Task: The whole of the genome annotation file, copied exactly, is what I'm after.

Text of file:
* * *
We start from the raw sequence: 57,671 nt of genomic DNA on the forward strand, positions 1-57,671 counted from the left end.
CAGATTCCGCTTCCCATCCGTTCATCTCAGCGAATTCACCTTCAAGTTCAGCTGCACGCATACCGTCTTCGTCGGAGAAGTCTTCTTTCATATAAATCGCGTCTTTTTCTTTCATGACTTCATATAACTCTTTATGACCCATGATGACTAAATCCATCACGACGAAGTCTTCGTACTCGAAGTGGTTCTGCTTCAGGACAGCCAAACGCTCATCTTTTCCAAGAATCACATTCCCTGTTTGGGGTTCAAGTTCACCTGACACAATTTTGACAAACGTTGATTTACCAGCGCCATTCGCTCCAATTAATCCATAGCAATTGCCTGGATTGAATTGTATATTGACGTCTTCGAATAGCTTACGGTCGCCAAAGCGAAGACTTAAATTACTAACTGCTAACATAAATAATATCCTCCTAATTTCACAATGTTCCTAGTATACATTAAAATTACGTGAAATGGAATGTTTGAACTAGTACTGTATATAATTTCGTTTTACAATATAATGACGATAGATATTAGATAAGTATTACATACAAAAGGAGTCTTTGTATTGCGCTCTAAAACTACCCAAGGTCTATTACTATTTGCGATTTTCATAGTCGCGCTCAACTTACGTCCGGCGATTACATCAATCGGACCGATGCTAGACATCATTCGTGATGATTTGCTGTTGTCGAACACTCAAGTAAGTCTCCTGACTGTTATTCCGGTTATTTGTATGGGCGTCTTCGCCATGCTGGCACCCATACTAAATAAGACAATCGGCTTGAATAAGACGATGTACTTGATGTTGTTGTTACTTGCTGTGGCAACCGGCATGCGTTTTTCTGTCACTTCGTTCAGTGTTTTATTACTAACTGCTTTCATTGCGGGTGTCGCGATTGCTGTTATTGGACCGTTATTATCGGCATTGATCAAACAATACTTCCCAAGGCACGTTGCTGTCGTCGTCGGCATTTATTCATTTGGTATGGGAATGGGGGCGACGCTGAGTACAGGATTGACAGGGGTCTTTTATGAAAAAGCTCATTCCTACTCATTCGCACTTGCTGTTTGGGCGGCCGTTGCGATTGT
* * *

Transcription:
We start from the raw sequence: 57,671 nt of genomic DNA on the forward strand, positions 1-57,671 counted from the left end.
CAGATTCCGCTTCCCATCCGTTCATCTCAGCGAATTCACCTTCAAGTTCAGCTGCACGCATACCGTCTTCGTCGGAGAAGTCTTCTTTCATATAAATCGCGTCTTTTTCTTTCATGACTTCATATAACTCTTTATGACCCATGATGACTAAATCCATCACGACGAAGTCTTCGTACTCGAAGTGGTTCTGCTTCAGGACAGCCAAACGCTCATCTTTTCCAAGAATCACATTCCCTGTTTGGGGTTCAAGTTCACCTGACACAATTTTGACAAACGTTGATTTACCAGCGCCATTCGCTCCAATTAATCCATAGCAATTGCCTGGATTGAATTGTATATTGACGTCTTCGAATAGCTTACGGTCGCCAAAGCGAAGACTTAAATTACTAACTGCTAACATAAATAATATCCTCCTAATTTCACAATGTTCCTAGTATACATTAAAATTACGTGAAATGGAATGTTTGAACTAGTACTGTATATAATTTCGTTTTACAATATAATGACGATAGATATTAGATAAGTATTACATACAAAAGGAGTCTTTGTATTGCGCTCTAAAACTACCCAAGGTCTATTACTATTTGCGATTTTCATAGTCGCGCTCAACTTACGTCCGGCGATTACATCAATCGGACCGATGCTAGACATCATTCGTGATGATTTGCTGTTGTCGAACACTCAAGTAAGTCTCCTGACTGTTATTCCGGTTATTTGTATGGGCGTCTTCGCCATGCTGGCACCCATACTAAATAAGACAATCGGCTTGAATAAGACGATGTACTTGATGTTGTTGTTACTTGCTGTGGCAACCGGCATGCGTTTTTCTGTCACTTCGTTCAGTGTTTTATTACTAACTGCTTTCATTGCGGGTGTCGCGATTGCTGTTATTGGACCGTTATTATCGGCATTGATCAAACAATACTTCCCAAGGCACGTTGCTGTCGTCGTCGGCATTTATTCATTTGGTATGGGAATGGGGGCGACGCTGAGTACAGGATTGACAGGGGTCTTTTATGAAAAAGCTCATTCCTACTCATTCGCACTTGCTGTTTGGGCGGCCGTTGCGATTGT